Even so, he knew something had gone wrong with both himself and his writing, and after a few days in Ketchum you get a feeling that he came here for exactly that reason. Because it was here, in the years just before and after World War II, that he came to hunt and ski and raise hell in the local pubs with Gary Cooper and Robert Taylor and all the
other celebrities who came to Sun Valley when it still loomed large on cafe society's map
of diversions.

Those were "the good years," and Hemingway never got over the fact that they couldn't last. He was here with his third wife in 1947, but then he settled in Cuba and 12 years went by before he came again -- a different man this time, with yet another wife, Mary, and a different view of the world he had once been able "to see clear and as a whole."
Ketchum was perhaps the only place in his world that had not changed radically since the good years. Europe had been completely transformed, Africa was in the process of drastic upheaval, and finally even Cuba blew up around him like a volcano. Castro's educators taught the people that "Mr. Way" had been exploiting them, and he was in no mood in his old age to live with any more hostility than was necessary.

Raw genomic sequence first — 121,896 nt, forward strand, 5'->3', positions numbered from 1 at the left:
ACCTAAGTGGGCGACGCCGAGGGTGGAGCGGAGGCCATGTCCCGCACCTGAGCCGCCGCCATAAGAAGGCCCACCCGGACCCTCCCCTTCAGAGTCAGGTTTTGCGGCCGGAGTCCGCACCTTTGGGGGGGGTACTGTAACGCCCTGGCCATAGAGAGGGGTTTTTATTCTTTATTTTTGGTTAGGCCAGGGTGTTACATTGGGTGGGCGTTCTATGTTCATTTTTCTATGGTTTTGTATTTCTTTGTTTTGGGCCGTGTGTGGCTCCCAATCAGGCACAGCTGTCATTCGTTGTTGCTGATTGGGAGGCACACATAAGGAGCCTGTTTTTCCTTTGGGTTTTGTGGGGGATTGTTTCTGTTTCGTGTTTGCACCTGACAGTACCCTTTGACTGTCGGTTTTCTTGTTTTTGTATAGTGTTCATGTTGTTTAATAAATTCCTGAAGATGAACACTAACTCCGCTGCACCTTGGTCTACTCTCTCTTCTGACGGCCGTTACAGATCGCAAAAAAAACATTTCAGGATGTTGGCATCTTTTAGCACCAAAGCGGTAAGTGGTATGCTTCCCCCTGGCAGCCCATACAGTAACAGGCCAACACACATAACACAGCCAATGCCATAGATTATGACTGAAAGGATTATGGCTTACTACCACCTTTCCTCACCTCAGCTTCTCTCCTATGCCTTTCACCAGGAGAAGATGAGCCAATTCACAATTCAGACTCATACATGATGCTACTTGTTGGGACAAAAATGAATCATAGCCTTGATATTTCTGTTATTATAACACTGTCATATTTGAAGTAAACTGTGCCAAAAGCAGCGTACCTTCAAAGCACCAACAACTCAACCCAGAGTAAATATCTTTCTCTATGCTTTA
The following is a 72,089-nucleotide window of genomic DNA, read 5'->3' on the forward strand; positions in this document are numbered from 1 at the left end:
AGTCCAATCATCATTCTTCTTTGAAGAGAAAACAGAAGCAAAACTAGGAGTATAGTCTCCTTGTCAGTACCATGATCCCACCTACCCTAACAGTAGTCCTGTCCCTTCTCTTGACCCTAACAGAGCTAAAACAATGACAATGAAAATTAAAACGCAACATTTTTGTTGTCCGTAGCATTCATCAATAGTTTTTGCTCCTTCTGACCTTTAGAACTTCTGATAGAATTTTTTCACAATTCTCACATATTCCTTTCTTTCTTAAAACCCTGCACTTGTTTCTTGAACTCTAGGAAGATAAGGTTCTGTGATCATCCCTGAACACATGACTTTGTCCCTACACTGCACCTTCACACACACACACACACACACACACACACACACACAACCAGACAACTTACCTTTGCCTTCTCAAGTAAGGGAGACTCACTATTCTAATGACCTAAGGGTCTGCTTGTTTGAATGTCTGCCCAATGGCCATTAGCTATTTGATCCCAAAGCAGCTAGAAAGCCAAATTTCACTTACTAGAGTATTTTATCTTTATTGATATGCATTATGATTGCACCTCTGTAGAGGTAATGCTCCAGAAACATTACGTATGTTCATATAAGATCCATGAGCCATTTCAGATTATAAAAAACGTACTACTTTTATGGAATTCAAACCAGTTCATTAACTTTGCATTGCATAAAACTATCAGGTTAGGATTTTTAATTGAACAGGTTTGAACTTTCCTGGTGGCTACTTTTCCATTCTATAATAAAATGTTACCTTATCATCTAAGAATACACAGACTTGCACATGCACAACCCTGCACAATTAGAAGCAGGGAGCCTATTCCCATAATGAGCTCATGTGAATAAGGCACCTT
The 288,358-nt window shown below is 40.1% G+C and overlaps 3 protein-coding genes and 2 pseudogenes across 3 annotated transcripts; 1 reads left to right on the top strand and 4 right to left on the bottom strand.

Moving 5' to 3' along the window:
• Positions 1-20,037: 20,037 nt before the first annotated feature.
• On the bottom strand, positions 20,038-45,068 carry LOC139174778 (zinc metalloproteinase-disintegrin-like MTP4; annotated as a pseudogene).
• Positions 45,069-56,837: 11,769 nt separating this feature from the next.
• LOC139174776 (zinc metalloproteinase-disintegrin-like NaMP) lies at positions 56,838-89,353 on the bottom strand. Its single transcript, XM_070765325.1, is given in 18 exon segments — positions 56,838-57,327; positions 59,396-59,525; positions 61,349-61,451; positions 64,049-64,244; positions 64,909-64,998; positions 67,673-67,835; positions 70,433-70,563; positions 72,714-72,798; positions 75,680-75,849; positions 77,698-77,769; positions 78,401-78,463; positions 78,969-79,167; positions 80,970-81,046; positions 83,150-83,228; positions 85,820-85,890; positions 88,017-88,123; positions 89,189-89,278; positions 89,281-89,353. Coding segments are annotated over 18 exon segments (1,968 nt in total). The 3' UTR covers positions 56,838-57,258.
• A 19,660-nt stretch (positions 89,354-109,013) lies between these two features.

Only Ketchum seemed unchanged, and it was here that he decided to dig in. But there were changes here too; Sun Valley was no longer a glittering, celebrity-filled
winter retreat for the rich and famous, but just another good ski resort in a tough
league. "People were used to him here," says Chuck Atkinson, owner of a Ketchum motel. "They didn't bother him and he was grateful for it. His favorite time was the fall. We